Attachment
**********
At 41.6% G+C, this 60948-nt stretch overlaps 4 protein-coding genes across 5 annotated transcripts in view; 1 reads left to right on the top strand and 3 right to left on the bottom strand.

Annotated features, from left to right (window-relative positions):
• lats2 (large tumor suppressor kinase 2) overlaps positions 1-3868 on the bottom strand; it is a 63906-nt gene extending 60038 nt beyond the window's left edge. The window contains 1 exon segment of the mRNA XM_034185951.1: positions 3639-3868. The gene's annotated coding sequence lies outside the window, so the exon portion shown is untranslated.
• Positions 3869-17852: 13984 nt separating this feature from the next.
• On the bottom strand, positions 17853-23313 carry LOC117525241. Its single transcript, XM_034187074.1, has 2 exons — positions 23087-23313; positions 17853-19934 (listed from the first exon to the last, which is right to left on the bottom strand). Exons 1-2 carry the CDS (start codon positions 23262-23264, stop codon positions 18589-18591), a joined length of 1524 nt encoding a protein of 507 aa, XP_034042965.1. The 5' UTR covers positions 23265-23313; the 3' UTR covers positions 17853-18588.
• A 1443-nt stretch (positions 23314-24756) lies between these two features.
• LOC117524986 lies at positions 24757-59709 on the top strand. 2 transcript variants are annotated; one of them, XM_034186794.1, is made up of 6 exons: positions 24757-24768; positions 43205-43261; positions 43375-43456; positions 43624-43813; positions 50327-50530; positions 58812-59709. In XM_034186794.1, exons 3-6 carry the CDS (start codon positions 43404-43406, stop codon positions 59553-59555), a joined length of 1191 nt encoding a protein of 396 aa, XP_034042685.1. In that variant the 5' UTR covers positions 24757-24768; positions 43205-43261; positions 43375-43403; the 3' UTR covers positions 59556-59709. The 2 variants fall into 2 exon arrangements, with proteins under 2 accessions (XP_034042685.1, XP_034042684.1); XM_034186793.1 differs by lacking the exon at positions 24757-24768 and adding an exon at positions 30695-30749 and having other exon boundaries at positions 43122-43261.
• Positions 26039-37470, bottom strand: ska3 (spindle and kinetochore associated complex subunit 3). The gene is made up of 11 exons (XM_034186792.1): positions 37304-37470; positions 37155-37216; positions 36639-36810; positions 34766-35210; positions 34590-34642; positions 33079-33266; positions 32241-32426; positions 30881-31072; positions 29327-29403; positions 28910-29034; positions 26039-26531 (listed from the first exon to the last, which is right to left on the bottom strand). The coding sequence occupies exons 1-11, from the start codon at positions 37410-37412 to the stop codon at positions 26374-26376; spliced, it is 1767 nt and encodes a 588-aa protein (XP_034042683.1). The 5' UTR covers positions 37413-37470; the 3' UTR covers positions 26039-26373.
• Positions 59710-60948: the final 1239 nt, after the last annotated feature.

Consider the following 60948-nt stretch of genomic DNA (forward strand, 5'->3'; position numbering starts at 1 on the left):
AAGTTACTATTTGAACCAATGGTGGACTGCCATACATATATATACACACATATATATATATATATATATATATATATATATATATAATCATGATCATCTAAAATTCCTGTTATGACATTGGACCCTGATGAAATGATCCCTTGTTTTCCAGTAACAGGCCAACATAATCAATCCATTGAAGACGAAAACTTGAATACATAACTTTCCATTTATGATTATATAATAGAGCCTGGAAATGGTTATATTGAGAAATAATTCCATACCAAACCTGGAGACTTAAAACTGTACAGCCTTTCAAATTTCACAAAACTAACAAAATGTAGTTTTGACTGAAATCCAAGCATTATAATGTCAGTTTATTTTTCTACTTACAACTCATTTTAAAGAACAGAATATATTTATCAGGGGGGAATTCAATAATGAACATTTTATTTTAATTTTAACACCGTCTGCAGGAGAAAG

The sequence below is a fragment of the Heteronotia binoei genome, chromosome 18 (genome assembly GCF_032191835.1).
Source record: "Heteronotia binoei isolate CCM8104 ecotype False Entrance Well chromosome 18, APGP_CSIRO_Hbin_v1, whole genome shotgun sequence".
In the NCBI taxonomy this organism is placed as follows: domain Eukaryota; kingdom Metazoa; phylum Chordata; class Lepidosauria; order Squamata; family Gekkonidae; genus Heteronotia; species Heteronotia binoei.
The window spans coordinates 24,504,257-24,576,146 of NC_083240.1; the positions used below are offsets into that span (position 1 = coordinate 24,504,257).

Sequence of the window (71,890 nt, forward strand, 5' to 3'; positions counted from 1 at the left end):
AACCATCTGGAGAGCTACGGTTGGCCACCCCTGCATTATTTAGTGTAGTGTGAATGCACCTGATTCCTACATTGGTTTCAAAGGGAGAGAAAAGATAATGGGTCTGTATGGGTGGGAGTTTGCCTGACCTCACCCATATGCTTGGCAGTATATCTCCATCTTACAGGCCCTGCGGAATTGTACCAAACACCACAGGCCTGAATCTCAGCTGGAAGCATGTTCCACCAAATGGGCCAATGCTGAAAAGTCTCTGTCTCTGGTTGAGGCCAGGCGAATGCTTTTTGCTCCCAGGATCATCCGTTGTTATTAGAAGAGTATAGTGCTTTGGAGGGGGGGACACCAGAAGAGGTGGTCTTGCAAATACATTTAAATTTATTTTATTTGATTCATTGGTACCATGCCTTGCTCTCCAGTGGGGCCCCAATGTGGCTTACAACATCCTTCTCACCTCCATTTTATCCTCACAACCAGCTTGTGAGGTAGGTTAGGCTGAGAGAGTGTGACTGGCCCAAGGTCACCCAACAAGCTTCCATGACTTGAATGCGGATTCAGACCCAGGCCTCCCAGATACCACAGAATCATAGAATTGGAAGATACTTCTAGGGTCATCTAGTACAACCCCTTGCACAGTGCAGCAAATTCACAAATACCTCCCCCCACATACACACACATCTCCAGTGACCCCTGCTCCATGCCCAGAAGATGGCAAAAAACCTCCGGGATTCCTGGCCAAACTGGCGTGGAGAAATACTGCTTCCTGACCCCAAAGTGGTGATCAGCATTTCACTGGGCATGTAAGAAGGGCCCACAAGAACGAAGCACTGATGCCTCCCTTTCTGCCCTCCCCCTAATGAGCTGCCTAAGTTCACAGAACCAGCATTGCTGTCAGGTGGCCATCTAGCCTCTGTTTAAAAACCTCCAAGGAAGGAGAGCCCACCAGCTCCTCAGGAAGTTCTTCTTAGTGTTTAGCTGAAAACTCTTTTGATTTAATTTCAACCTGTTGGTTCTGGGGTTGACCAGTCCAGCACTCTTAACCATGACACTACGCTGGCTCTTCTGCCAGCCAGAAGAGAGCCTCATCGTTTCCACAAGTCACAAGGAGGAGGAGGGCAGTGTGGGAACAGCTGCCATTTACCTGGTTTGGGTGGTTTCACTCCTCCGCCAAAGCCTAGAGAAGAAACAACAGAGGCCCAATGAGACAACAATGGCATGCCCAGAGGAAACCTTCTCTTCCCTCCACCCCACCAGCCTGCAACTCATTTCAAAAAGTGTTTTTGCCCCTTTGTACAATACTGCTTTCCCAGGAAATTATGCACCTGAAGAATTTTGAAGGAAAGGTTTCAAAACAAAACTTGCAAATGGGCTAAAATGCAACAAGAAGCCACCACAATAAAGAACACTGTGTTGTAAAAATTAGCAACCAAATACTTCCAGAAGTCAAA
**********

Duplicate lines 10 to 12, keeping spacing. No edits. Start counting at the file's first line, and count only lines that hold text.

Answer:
Consider the following 60948-nt stretch of genomic DNA (forward strand, 5'->3'; position numbering starts at 1 on the left):
AAGTTACTATTTGAACCAATGGTGGACTGCCATACATATATATACACACATATATATATATATATATATATATATATATATATATAATCATGATCATCTAAAATTCCTGTTATGACATTGGACCCTGATGAAATGATCCCTTGTTTTCCAGTAACAGGCCAACATAATCAATCCATTGAAGACGAAAACTTGAATACATAACTTTCCATTTATGATTATATAATAGAGCCTGGAAATGGTTATATTGAGAAATAATTCCATACCAAACCTGGAGACTTAAAACTGTACAGCCTTTCAAATTTCACAAAACTAACAAAATGTAGTTTTGACTGAAATCCAAGCATTATAATGTCAGTTTATTTTTCTACTTACAACTCATTTTAAAGAACAGAATATATTTATCAGGGGGGAATTCAATAATGAACATTTTATTTTAATTTTAACACCGTCTGCAGGAGAAAG

The sequence below is a fragment of the Heteronotia binoei genome, chromosome 18 (genome assembly GCF_032191835.1).